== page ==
Supreme Court Allows Texas to Use Strict Voter ID Law in Coming Election
On Saturday the Supreme Court issued an order allowing the use of Texas's controversial voter identification law in its upcoming November election. The law requires voters to present certain photo identification before casting their ballots.
UN Experts To
Even if We Defeat the Islamic State, We’ll Still Lose the Bigger War
The United States’ effort to end ISIS is just the latest in a series of Middle Eastern Wars, starting with Iran in 1980, and also involving Libya, Lebanon, Iraq, Somalia, Bosnia, Saudi Arabia,
Debate Brews Over Warantless Spying
Contributing to the ongoing debate on warrantless wiretapping, the Obama administration is now considering whether the Foreign Intelligence Surveillance Act requires that the Treasury Department must inform people or groups it lists as foreign terrorists when it relies on warrantless surveillance as
Good morning all, and to those of you in the Boston area, happy Marathon Monday! Here's the latest in the world of civil rights and civil liberties from the past week.
"House Votes Down Bill to Repeal La. Sodomy Laws"
Despite sodomy laws being ruled unconstitutional over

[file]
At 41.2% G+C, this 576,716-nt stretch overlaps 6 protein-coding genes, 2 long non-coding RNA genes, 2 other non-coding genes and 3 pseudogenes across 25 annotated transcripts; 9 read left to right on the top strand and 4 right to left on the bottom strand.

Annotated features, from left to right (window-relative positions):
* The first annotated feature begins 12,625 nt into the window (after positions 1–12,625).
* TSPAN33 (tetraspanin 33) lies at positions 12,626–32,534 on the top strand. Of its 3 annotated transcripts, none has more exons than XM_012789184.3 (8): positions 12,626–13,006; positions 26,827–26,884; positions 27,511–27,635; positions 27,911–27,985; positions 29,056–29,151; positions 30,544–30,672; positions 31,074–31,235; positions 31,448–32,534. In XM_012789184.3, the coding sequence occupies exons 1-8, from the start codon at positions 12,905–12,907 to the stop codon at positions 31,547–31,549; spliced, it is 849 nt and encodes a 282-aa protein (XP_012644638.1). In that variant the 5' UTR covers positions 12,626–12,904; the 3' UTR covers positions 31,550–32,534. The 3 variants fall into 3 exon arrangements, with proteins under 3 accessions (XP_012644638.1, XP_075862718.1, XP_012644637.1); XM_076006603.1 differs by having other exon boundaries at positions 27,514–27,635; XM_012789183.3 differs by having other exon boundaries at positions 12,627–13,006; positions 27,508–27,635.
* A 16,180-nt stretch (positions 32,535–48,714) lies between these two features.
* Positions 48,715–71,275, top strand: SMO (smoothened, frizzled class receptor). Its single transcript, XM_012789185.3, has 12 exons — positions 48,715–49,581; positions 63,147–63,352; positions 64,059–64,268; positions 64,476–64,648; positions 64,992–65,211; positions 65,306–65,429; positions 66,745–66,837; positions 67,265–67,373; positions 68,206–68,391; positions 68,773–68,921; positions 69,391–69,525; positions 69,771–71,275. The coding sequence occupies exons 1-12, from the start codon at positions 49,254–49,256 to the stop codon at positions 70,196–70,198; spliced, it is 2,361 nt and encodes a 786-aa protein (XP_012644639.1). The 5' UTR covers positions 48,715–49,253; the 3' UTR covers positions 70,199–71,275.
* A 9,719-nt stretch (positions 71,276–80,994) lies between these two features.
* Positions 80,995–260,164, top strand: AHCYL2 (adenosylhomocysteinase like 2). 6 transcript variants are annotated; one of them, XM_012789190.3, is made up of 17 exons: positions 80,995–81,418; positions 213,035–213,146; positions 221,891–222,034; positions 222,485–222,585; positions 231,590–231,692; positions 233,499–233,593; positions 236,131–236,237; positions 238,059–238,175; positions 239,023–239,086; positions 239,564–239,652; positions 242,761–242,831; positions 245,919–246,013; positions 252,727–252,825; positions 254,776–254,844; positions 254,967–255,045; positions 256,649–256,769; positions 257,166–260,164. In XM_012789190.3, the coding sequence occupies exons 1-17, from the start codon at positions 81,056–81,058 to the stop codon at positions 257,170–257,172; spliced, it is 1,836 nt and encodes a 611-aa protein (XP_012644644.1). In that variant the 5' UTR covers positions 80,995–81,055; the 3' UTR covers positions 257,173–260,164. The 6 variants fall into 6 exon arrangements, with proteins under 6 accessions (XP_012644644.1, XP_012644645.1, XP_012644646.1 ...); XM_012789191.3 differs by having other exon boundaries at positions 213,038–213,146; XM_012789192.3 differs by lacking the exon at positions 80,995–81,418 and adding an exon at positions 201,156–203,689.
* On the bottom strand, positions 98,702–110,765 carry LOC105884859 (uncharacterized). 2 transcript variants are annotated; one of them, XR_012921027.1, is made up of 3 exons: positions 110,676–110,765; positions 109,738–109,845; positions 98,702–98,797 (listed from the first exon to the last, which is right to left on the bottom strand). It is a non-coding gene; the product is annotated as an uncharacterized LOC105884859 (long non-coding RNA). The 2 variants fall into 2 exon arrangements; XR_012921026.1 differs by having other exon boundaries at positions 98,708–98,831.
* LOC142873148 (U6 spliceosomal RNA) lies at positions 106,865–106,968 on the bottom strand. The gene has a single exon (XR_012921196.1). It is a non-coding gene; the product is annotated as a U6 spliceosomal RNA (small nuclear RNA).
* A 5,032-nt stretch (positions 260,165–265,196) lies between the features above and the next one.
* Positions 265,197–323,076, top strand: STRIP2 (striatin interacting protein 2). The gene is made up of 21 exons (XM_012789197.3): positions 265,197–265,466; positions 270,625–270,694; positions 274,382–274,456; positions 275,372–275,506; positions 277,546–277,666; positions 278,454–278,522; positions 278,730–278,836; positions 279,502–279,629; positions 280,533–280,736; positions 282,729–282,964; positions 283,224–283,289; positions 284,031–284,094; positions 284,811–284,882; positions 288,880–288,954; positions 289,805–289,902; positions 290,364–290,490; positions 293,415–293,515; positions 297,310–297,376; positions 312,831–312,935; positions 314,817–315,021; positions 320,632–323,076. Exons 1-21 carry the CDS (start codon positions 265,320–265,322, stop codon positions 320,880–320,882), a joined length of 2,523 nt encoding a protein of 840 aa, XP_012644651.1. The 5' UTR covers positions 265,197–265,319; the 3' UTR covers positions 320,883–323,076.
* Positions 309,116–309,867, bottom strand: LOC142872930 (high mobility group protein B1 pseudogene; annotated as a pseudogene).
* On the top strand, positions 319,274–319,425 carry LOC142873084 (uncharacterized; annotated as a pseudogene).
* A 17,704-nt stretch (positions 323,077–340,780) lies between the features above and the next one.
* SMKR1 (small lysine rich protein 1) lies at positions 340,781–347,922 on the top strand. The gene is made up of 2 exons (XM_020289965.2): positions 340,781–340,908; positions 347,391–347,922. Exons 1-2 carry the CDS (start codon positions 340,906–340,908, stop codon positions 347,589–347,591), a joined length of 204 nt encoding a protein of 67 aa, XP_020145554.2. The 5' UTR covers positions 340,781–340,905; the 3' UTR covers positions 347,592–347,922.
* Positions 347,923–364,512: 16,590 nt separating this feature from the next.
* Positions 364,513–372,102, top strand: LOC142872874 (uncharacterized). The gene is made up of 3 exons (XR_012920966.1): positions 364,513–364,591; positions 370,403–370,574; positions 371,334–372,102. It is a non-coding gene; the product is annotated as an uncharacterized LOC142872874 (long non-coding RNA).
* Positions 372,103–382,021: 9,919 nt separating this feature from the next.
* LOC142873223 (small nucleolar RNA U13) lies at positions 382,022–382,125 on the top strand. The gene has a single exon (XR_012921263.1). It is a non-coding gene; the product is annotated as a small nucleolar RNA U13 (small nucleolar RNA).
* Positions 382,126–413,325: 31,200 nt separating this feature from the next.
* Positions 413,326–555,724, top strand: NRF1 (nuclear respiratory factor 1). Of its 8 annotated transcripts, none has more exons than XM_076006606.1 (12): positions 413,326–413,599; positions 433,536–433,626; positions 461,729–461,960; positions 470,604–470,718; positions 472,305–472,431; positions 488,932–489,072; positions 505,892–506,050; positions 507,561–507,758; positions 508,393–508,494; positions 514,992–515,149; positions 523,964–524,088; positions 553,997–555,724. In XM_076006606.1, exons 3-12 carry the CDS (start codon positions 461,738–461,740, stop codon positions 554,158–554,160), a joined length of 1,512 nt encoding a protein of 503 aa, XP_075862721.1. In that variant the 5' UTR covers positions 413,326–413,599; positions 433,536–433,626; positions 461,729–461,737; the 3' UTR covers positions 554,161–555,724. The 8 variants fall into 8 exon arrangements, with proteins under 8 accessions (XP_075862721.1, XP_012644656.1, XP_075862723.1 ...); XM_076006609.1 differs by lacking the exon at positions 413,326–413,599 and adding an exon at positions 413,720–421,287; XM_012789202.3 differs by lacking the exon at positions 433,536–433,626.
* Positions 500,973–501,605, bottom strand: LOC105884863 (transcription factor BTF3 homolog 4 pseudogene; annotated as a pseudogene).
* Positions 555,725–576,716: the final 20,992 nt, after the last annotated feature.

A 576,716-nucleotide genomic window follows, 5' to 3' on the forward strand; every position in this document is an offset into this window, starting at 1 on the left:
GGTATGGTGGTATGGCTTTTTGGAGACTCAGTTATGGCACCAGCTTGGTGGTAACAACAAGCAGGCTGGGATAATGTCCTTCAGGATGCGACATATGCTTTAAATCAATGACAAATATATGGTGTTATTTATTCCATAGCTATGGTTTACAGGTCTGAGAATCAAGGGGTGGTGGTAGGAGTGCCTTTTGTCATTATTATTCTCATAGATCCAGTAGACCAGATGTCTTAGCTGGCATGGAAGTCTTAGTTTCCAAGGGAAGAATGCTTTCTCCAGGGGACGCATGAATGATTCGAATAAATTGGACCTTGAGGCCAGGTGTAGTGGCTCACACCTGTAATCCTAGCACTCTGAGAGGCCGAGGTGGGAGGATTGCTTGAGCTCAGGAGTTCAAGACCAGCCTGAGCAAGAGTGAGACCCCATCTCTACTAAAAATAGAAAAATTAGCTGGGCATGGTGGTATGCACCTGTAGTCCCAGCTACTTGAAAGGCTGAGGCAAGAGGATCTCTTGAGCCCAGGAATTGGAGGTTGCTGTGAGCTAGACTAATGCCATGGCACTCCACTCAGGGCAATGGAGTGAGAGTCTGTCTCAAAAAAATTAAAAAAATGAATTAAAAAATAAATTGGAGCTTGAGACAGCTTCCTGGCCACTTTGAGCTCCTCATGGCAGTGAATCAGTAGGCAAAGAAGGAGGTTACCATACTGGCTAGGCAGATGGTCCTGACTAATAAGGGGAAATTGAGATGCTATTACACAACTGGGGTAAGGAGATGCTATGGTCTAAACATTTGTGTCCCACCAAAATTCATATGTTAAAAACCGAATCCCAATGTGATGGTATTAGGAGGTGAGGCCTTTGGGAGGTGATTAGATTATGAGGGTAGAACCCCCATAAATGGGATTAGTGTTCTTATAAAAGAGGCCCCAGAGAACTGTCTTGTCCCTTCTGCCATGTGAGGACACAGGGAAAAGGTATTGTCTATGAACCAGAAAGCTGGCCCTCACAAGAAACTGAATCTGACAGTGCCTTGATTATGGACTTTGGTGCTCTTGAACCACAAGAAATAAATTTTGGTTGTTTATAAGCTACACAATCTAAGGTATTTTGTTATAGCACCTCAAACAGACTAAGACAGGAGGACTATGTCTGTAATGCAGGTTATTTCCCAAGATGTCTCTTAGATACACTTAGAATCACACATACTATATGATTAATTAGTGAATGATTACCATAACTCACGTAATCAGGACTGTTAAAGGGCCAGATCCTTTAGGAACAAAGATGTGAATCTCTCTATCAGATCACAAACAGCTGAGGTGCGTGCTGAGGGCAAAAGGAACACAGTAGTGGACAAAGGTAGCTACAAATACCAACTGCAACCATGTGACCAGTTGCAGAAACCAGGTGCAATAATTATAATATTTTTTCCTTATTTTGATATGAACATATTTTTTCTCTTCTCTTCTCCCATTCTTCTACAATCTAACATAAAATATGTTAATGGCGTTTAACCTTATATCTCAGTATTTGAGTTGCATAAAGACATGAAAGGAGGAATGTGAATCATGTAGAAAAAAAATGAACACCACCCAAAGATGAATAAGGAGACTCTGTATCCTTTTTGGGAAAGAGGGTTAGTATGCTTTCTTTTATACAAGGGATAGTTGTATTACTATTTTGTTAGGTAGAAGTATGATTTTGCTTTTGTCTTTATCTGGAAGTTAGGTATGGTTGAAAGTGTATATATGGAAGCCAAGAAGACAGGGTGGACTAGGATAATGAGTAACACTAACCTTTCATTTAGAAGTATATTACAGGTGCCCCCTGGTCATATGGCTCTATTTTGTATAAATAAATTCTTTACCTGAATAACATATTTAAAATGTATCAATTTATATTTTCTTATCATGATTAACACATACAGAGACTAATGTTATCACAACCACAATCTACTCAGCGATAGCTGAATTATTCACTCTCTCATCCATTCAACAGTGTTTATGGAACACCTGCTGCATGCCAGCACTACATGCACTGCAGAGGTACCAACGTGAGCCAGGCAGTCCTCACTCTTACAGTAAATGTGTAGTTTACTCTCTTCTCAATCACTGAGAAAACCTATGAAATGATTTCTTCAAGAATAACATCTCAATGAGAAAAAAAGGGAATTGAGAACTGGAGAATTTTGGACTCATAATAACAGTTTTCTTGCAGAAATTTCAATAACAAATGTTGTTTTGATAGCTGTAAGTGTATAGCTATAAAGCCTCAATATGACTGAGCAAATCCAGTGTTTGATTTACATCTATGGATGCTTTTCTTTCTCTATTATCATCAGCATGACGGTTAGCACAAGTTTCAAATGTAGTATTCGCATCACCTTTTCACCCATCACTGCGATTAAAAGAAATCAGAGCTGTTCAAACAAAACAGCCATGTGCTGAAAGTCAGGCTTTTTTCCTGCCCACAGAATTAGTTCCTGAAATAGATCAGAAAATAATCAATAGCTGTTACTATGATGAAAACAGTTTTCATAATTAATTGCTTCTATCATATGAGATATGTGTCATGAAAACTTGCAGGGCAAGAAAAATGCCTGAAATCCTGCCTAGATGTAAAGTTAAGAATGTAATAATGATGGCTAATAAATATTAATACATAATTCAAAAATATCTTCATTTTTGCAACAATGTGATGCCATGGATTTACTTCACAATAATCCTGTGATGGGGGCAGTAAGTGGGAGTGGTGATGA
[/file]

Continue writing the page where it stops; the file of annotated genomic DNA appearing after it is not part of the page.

Hope you got the classes and clinics you wanted! In the meantime, several civil rights issues have been hot topics in the news.
Same Sex Marriage and Religious Exemptions – Scotus Blog
Last Monday, the Supreme Court refused to weigh in on the debate on religious exemptions
Civil rights and civil liberties dominated the first week of April:
1. McCutcheon v. FEC
On Wednesday, April 2, the Supreme Court delivered a powerful blow to campaign contribution limits in McCutcheon v. Federal Election Commission. Chief Justice John Roberts stated that limits on aggregate contributions “intrude without
Civil rights news rests for no man or woman. Last week, it looked like this:
Shield Law Likely to Pass – New York Times
Senator Charles Schumer said last week that it was “very likely” the Senate would pass a shield law protecting journalists this year. Congress
We bring you a special Spring Break Edition of the legal news roundup. Pull up a beach chair and read on.
Tennessee federal judge Aleta Trauger wrote a decision recognizing the legitimacy of out-of-state marriages between same-sex spouses. Judge Trauger’s memorandum is here: http://sblog.s3.amazonaws.com/wp-content/uploads/2014/03/Tanco-opinion-3-14-14.pdf Reuters
The last week has had several civil rights updates on several different fronts:
"Senate Democrats help block Obama nominee for civil rights post" - Washington Post
The Senate rejected the nomination of Debo P. Adegbile to lead the Justice Department’s Civil Rights Division. Adegbile was the leading
The end of February delivered a flurry of civil rights and civil liberties news. Here are a few stories to kick off your week:
1. Arizona Did Us All a Favor - NY Times
On Wednesday, Arizona Governor Jan Brewer, in response to a storm of protests from